When I was in the third grade, my teacher was diagnosed with breast cancer. We had to have a substitute for the last couple months of school. This was my first encounter with any kind of cancer. That year my friends and I started volunteering and participating in the Susan G. Komen Race for the Cure. Not long after one of my good friend’s mom was diagnosed with breast cancer. She was like a mom to me and unlike our teacher’s case; she had to go through chemotherapy and had to have her entire breast removed. Only four years ago, my mom was diagnosed with breast cancer. Although both my teacher and friend’s mom were survivors, it was so upsetting to think that my mom was a victim to this disease. Luckily, my mom was only a stage two cancer. This means that there is a chance for treatment and survival. If one is to be a stage four cancer, it is a tough chance that that person will survive. Being stage two, my mom had to have a lumpectomy which removes the breast lump and then followed up with radiation treatments. The day after my mom had her lumpectomy, she still managed to make it to my basketball game. I couldn’t believe her strength. Since her recovery she has struggled with a low white blood cell count. It is pretty nerve-racking every time she gets sick because it can potentially turn into something so much worse. Breast cancer is so apparent in today's society. I now know many people who have been victims to this disease. Thankfully, there are many efforts and many people coming together working towards the same goal which is to find a cure. My mom having breast cancer was one of the hardest times in my life. I truly believe it brought our family closer together and it really showed me a lot more about my mom. She has so much strength, love, a positive attitude, and much more. She is the most amazing person I know and I am so blessed to be able to call her my mom and my best friend.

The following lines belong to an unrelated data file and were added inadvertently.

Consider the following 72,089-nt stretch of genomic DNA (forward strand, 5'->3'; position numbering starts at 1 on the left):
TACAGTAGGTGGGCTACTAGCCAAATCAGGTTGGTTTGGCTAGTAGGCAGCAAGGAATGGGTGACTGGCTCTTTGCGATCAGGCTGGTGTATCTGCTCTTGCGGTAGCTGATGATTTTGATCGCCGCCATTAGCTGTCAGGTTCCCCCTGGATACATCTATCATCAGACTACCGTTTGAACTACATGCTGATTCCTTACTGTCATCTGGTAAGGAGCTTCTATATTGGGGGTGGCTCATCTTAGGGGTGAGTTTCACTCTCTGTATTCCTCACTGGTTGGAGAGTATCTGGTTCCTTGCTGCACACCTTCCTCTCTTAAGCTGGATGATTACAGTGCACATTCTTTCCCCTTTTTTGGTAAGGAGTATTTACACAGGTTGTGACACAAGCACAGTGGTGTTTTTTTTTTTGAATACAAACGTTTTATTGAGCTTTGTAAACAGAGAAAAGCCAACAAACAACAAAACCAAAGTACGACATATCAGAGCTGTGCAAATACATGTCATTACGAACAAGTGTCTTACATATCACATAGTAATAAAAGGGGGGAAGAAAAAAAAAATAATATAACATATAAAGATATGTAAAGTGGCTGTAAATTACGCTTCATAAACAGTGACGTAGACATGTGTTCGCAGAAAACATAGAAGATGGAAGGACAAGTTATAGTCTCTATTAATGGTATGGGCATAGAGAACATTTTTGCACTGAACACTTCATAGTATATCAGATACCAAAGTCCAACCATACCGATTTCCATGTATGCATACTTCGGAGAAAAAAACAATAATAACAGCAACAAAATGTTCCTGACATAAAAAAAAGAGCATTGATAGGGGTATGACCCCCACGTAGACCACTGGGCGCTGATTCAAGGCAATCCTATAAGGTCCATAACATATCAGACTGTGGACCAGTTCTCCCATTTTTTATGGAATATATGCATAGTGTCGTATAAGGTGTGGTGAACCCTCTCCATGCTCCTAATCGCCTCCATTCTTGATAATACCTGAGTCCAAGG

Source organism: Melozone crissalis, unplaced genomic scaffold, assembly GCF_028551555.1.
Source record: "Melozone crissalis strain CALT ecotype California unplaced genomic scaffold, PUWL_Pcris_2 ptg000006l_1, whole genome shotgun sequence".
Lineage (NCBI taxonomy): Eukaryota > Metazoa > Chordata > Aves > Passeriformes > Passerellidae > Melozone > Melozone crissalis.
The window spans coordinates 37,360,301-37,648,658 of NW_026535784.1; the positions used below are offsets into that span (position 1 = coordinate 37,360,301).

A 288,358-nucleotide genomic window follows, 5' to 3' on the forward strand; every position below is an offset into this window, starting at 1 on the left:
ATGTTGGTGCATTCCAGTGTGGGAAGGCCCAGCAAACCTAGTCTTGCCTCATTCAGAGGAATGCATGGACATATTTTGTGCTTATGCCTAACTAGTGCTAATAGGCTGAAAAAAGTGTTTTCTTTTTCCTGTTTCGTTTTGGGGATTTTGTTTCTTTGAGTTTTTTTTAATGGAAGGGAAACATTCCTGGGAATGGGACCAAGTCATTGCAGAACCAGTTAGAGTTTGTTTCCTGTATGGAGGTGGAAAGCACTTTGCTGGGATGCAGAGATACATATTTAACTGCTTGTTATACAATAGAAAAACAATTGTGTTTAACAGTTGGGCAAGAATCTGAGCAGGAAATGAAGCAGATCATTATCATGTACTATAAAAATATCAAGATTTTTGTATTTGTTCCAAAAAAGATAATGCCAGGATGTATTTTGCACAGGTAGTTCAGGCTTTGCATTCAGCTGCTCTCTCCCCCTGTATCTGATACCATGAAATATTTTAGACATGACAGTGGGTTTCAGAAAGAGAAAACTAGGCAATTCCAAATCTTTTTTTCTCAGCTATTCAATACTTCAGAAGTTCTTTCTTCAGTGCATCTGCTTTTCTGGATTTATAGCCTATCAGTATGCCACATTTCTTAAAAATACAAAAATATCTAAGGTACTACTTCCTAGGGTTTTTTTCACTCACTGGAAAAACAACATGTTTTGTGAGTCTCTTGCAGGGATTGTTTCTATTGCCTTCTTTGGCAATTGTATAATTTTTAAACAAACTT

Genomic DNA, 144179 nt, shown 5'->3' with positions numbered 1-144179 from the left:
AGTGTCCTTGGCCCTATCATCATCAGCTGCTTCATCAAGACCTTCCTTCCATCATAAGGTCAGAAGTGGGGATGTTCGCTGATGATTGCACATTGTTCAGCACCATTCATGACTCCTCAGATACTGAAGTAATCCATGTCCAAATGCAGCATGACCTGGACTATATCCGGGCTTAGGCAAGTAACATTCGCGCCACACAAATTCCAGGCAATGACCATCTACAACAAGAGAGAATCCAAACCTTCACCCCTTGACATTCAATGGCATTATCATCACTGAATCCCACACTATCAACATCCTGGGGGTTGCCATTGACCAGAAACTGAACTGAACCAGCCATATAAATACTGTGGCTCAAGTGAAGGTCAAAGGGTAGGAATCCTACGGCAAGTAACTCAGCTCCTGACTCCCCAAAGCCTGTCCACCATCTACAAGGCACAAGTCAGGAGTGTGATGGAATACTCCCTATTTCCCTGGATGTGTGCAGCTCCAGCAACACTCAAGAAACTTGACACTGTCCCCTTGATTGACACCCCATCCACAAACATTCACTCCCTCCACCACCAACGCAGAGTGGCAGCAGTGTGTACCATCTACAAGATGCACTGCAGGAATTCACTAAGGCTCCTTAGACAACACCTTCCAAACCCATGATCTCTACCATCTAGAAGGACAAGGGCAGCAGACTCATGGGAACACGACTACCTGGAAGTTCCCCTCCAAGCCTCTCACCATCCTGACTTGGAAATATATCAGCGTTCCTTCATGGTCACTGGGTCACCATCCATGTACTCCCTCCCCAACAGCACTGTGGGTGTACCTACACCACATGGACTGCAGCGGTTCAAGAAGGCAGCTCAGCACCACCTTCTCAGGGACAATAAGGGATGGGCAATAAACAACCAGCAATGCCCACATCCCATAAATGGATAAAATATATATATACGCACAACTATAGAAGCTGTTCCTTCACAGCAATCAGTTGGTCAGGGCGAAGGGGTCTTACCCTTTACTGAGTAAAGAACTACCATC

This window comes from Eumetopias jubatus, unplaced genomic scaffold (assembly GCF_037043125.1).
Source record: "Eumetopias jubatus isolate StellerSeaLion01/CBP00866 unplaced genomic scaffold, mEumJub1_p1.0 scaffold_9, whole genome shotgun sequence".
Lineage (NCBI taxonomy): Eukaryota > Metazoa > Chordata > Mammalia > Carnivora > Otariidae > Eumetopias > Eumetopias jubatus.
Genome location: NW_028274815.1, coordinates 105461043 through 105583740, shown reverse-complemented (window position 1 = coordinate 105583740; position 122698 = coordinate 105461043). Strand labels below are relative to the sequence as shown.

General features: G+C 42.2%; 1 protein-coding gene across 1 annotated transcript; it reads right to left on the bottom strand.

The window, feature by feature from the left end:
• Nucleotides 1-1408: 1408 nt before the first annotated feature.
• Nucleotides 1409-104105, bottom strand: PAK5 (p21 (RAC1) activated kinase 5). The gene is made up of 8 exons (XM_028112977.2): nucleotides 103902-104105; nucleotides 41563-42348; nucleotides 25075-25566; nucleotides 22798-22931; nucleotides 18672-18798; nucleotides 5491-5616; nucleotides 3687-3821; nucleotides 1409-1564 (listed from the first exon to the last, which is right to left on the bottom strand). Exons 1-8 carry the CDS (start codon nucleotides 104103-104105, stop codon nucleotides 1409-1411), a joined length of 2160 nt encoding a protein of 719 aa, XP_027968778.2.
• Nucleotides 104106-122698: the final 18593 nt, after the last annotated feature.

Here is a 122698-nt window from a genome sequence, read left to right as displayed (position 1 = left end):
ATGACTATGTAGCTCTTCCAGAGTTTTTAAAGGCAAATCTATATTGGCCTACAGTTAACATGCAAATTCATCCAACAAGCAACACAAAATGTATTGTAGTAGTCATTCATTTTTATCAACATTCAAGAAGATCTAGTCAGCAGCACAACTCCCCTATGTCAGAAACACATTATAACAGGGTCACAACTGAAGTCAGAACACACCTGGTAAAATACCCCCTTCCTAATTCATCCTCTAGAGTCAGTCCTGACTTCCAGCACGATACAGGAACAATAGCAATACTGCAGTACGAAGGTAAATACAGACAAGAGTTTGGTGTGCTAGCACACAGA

--A Loving Daughter
--A Loving Daughter